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A Dark Fairy Tale of American Oddballs and Candlepin Bowling

Category: Art & Culture,Arts

“But sorrow doesn’t shape your life. It knocks the shape out. It severs, it unstuffs, it dissolves. It explodes.”

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An Exact Replica of a Figment of My Imagination,” McCracken’s exquisite 2008 memoir about her stillborn child, was a chronicle of shattered joy and expectation. The collection of short stories she published in 2014, “Thunderstruck,” was also sharply focused on loss, all kinds of loss, and the spaces it leaves behind. Always, though, shining through the carefully, beautifully painted grays, is the clarity of McCracken’s humor, bright and invigorating, like flickers of sunlight. Humor illuminates her work, revealing things clearly that we might have overlooked.

McCracken refuses to distinguish between the absurdity of comedy and the absurdity of tragedy. Her first novel, “The Giant’s House,” was a seamless expression of that comic/tragic vision. “Bowlaway” (her third novel, and first in 18 years) is jumpier, twitchier, a big book that veers in and out of the lives of its idiosyncratic characters, creating what McCracken calls a “genealogy,” occasionally verging, in its bric-a-brac of historical oddball detail, on the precious. But McCracken’s ironic perspective, her humor and her deeply humane imagination never desert her.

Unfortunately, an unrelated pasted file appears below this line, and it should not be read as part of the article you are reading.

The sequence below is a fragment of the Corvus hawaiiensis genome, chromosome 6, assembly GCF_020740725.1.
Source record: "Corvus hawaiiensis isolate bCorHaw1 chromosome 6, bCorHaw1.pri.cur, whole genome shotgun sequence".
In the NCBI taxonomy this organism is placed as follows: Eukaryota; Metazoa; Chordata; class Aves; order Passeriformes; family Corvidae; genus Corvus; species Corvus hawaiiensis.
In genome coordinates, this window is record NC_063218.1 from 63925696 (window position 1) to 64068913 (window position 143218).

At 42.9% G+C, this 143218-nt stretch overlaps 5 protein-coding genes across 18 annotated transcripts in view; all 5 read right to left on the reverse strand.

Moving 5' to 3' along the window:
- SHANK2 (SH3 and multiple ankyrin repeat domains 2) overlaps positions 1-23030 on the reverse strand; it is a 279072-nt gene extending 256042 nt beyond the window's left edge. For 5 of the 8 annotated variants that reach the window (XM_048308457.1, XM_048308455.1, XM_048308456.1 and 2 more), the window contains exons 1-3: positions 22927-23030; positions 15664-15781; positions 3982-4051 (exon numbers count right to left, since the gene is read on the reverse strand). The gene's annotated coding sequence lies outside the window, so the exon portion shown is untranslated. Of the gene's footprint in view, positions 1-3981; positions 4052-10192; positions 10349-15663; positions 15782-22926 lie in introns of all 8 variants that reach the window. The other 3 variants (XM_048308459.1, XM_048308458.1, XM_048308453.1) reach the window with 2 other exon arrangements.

After Bertha’s death, Leviticus wants to create a monument to her, a doll that Joe Wear will carve out of bowling pins.

“‘Life-size?’

“… No such thing as life-size: you’d always be fractionally off, and the difference would be heartbreaking.

“He drew a shape in the air. ‘Yea high,’ he said. ‘Yea wide.’

“‘So smaller.’

“‘Smaller,’ said Leviticus. ‘Has to be.’”

The doll can never fill the exact space of the person it represents; the doll has to be smaller because Bertha’s life was so big, because all life is so big. Even so, the Bertha doll has a life of its own in the novel, a work of art that is ignored, loved, mocked and admired, that disappears and reappears, worn and decrepit and important. The Bertha doll haunts the bowling alley, and the people there, like a dream — realistic but not real, not alive but not dead, either.

Some of the novel’s characters believe in ghosts, or try to. After Leviticus Sprague’s death, the people of Salford dream about the doctor and even experience ghostly visitations. One woman, who had a miscarriage years ago, dreams that Dr. Sprague tells her she is pregnant. On waking up, she does the math and realizes she is. “Not sorcery. Not a miracle. As with most unbelievable things, it was mere and shocking biology.”


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